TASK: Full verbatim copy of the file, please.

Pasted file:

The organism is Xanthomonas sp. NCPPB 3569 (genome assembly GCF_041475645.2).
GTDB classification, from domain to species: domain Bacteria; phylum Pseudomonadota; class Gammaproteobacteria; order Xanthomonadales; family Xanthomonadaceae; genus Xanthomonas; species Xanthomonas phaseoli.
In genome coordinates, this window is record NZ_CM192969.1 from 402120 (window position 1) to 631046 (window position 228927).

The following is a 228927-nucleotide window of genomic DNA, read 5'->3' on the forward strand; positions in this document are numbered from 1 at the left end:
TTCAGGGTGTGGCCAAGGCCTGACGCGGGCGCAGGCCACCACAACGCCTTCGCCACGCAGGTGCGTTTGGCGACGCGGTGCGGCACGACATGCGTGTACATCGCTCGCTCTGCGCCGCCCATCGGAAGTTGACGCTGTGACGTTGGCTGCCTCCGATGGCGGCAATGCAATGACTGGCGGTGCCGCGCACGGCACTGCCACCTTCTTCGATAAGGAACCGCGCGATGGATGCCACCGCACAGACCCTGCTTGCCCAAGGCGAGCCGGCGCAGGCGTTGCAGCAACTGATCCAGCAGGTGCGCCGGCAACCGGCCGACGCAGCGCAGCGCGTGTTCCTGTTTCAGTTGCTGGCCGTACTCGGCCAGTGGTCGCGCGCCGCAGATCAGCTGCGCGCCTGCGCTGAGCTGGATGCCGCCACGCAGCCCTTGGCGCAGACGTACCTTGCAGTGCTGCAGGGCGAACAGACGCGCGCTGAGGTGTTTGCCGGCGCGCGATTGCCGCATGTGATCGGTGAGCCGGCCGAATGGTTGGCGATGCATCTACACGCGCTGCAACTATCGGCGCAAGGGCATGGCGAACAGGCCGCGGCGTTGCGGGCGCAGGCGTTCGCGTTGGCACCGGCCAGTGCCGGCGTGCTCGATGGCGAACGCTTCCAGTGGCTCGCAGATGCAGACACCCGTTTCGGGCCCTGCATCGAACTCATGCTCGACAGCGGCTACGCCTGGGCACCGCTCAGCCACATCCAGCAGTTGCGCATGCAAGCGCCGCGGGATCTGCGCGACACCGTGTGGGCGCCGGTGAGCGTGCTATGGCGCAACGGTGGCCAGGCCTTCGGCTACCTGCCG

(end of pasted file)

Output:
The organism is Xanthomonas sp. NCPPB 3569 (genome assembly GCF_041475645.2).
GTDB classification, from domain to species: domain Bacteria; phylum Pseudomonadota; class Gammaproteobacteria; order Xanthomonadales; family Xanthomonadaceae; genus Xanthomonas; species Xanthomonas phaseoli.
In genome coordinates, this window is record NZ_CM192969.1 from 402120 (window position 1) to 631046 (window position 228927).

The following is a 228927-nucleotide window of genomic DNA, read 5'->3' on the forward strand; positions in this document are numbered from 1 at the left end:
TTCAGGGTGTGGCCAAGGCCTGACGCGGGCGCAGGCCACCACAACGCCTTCGCCACGCAGGTGCGTTTGGCGACGCGGTGCGGCACGACATGCGTGTACATCGCTCGCTCTGCGCCGCCCATCGGAAGTTGACGCTGTGACGTTGGCTGCCTCCGATGGCGGCAATGCAATGACTGGCGGTGCCGCGCACGGCACTGCCACCTTCTTCGATAAGGAACCGCGCGATGGATGCCACCGCACAGACCCTGCTTGCCCAAGGCGAGCCGGCGCAGGCGTTGCAGCAACTGATCCAGCAGGTGCGCCGGCAACCGGCCGACGCAGCGCAGCGCGTGTTCCTGTTTCAGTTGCTGGCCGTACTCGGCCAGTGGTCGCGCGCCGCAGATCAGCTGCGCGCCTGCGCTGAGCTGGATGCCGCCACGCAGCCCTTGGCGCAGACGTACCTTGCAGTGCTGCAGGGCGAACAGACGCGCGCTGAGGTGTTTGCCGGCGCGCGATTGCCGCATGTGATCGGTGAGCCGGCCGAATGGTTGGCGATGCATCTACACGCGCTGCAACTATCGGCGCAAGGGCATGGCGAACAGGCCGCGGCGTTGCGGGCGCAGGCGTTCGCGTTGGCACCGGCCAGTGCCGGCGTGCTCGATGGCGAACGCTTCCAGTGGCTCGCAGATGCAGACACCCGTTTCGGGCCCTGCATCGAACTCATGCTCGACAGCGGCTACGCCTGGGCACCGCTCAGCCACATCCAGCAGTTGCGCATGCAAGCGCCGCGGGATCTGCGCGACACCGTGTGGGCGCCGGTGAGCGTGCTATGGCGCAACGGTGGCCAGGCCTTCGGCTACCTGCCG